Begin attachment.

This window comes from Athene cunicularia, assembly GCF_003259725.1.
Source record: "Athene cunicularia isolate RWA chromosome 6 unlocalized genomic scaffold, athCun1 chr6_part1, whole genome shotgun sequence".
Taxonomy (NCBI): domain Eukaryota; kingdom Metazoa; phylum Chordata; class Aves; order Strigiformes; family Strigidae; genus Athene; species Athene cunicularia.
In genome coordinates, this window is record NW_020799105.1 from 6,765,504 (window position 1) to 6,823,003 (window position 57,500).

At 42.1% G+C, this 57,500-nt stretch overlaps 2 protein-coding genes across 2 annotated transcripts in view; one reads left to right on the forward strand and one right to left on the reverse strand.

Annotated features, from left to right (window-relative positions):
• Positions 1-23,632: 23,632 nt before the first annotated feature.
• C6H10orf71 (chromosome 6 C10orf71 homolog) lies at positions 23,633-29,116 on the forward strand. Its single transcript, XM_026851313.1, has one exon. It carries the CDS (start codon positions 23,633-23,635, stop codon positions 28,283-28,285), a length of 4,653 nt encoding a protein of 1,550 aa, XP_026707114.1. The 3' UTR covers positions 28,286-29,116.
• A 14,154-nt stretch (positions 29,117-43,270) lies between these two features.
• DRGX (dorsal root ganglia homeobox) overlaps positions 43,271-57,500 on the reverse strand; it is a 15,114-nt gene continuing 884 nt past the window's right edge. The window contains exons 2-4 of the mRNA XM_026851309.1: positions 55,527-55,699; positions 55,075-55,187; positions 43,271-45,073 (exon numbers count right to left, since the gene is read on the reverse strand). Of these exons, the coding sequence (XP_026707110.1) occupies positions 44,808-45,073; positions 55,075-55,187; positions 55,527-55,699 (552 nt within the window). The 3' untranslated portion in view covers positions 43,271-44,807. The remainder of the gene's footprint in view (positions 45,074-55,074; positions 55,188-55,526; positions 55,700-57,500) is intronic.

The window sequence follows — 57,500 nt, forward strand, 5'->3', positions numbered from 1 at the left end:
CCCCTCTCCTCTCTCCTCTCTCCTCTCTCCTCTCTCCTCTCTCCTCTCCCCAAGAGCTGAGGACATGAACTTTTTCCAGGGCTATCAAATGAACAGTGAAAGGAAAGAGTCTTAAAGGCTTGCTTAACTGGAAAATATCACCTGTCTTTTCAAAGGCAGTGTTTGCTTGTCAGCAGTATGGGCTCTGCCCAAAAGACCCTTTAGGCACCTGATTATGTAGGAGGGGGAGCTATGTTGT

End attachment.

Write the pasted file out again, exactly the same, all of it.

This window comes from Athene cunicularia, assembly GCF_003259725.1.
Source record: "Athene cunicularia isolate RWA chromosome 6 unlocalized genomic scaffold, athCun1 chr6_part1, whole genome shotgun sequence".
Taxonomy (NCBI): domain Eukaryota; kingdom Metazoa; phylum Chordata; class Aves; order Strigiformes; family Strigidae; genus Athene; species Athene cunicularia.
In genome coordinates, this window is record NW_020799105.1 from 6,765,504 (window position 1) to 6,823,003 (window position 57,500).

At 42.1% G+C, this 57,500-nt stretch overlaps 2 protein-coding genes across 2 annotated transcripts in view; one reads left to right on the forward strand and one right to left on the reverse strand.

Annotated features, from left to right (window-relative positions):
• Positions 1-23,632: 23,632 nt before the first annotated feature.
• C6H10orf71 (chromosome 6 C10orf71 homolog) lies at positions 23,633-29,116 on the forward strand. Its single transcript, XM_026851313.1, has one exon. It carries the CDS (start codon positions 23,633-23,635, stop codon positions 28,283-28,285), a length of 4,653 nt encoding a protein of 1,550 aa, XP_026707114.1. The 3' UTR covers positions 28,286-29,116.
• A 14,154-nt stretch (positions 29,117-43,270) lies between these two features.
• DRGX (dorsal root ganglia homeobox) overlaps positions 43,271-57,500 on the reverse strand; it is a 15,114-nt gene continuing 884 nt past the window's right edge. The window contains exons 2-4 of the mRNA XM_026851309.1: positions 55,527-55,699; positions 55,075-55,187; positions 43,271-45,073 (exon numbers count right to left, since the gene is read on the reverse strand). Of these exons, the coding sequence (XP_026707110.1) occupies positions 44,808-45,073; positions 55,075-55,187; positions 55,527-55,699 (552 nt within the window). The 3' untranslated portion in view covers positions 43,271-44,807. The remainder of the gene's footprint in view (positions 45,074-55,074; positions 55,188-55,526; positions 55,700-57,500) is intronic.

The window sequence follows — 57,500 nt, forward strand, 5'->3', positions numbered from 1 at the left end:
CCCCTCTCCTCTCTCCTCTCTCCTCTCTCCTCTCTCCTCTCTCCTCTCCCCAAGAGCTGAGGACATGAACTTTTTCCAGGGCTATCAAATGAACAGTGAAAGGAAAGAGTCTTAAAGGCTTGCTTAACTGGAAAATATCACCTGTCTTTTCAAAGGCAGTGTTTGCTTGTCAGCAGTATGGGCTCTGCCCAAAAGACCCTTTAGGCACCTGATTATGTAGGAGGGGGAGCTATGTTGT